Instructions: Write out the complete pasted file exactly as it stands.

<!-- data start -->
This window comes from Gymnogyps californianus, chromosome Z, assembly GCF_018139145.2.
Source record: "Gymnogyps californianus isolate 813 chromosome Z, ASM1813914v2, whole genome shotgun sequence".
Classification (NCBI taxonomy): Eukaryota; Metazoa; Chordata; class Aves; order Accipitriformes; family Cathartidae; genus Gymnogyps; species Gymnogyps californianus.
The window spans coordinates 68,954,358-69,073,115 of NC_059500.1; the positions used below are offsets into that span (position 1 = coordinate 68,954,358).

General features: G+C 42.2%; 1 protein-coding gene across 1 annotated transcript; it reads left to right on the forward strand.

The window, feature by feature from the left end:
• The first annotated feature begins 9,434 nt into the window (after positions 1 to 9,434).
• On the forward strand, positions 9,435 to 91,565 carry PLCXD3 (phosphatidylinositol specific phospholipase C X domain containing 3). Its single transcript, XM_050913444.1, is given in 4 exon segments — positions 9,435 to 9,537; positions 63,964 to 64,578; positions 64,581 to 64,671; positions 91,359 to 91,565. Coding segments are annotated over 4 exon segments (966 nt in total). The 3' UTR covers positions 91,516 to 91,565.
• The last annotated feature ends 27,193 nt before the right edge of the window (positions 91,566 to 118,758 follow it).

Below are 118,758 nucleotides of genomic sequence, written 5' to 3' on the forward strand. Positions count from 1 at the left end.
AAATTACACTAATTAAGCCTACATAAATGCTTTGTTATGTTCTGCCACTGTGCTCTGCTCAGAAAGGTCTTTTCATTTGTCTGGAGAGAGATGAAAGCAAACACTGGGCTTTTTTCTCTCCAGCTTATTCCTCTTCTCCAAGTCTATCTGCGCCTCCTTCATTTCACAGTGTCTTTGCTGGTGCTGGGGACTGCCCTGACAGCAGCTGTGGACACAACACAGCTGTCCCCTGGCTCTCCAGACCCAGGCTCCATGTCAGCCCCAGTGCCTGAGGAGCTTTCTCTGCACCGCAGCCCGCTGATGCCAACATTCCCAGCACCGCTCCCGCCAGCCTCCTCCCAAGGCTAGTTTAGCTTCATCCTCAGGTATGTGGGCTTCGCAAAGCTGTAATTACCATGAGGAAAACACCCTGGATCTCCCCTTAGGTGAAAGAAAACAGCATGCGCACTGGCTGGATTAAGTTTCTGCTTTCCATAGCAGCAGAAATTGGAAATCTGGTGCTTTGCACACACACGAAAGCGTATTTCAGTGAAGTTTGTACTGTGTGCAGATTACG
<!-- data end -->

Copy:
This window comes from Gymnogyps californianus, chromosome Z, assembly GCF_018139145.2.
Source record: "Gymnogyps californianus isolate 813 chromosome Z, ASM1813914v2, whole genome shotgun sequence".
Classification (NCBI taxonomy): Eukaryota; Metazoa; Chordata; class Aves; order Accipitriformes; family Cathartidae; genus Gymnogyps; species Gymnogyps californianus.
The window spans coordinates 68,954,358-69,073,115 of NC_059500.1; the positions used below are offsets into that span (position 1 = coordinate 68,954,358).

General features: G+C 42.2%; 1 protein-coding gene across 1 annotated transcript; it reads left to right on the forward strand.

The window, feature by feature from the left end:
• The first annotated feature begins 9,434 nt into the window (after positions 1 to 9,434).
• On the forward strand, positions 9,435 to 91,565 carry PLCXD3 (phosphatidylinositol specific phospholipase C X domain containing 3). Its single transcript, XM_050913444.1, is given in 4 exon segments — positions 9,435 to 9,537; positions 63,964 to 64,578; positions 64,581 to 64,671; positions 91,359 to 91,565. Coding segments are annotated over 4 exon segments (966 nt in total). The 3' UTR covers positions 91,516 to 91,565.
• The last annotated feature ends 27,193 nt before the right edge of the window (positions 91,566 to 118,758 follow it).

Below are 118,758 nucleotides of genomic sequence, written 5' to 3' on the forward strand. Positions count from 1 at the left end.
AAATTACACTAATTAAGCCTACATAAATGCTTTGTTATGTTCTGCCACTGTGCTCTGCTCAGAAAGGTCTTTTCATTTGTCTGGAGAGAGATGAAAGCAAACACTGGGCTTTTTTCTCTCCAGCTTATTCCTCTTCTCCAAGTCTATCTGCGCCTCCTTCATTTCACAGTGTCTTTGCTGGTGCTGGGGACTGCCCTGACAGCAGCTGTGGACACAACACAGCTGTCCCCTGGCTCTCCAGACCCAGGCTCCATGTCAGCCCCAGTGCCTGAGGAGCTTTCTCTGCACCGCAGCCCGCTGATGCCAACATTCCCAGCACCGCTCCCGCCAGCCTCCTCCCAAGGCTAGTTTAGCTTCATCCTCAGGTATGTGGGCTTCGCAAAGCTGTAATTACCATGAGGAAAACACCCTGGATCTCCCCTTAGGTGAAAGAAAACAGCATGCGCACTGGCTGGATTAAGTTTCTGCTTTCCATAGCAGCAGAAATTGGAAATCTGGTGCTTTGCACACACACGAAAGCGTATTTCAGTGAAGTTTGTACTGTGTGCAGATTACG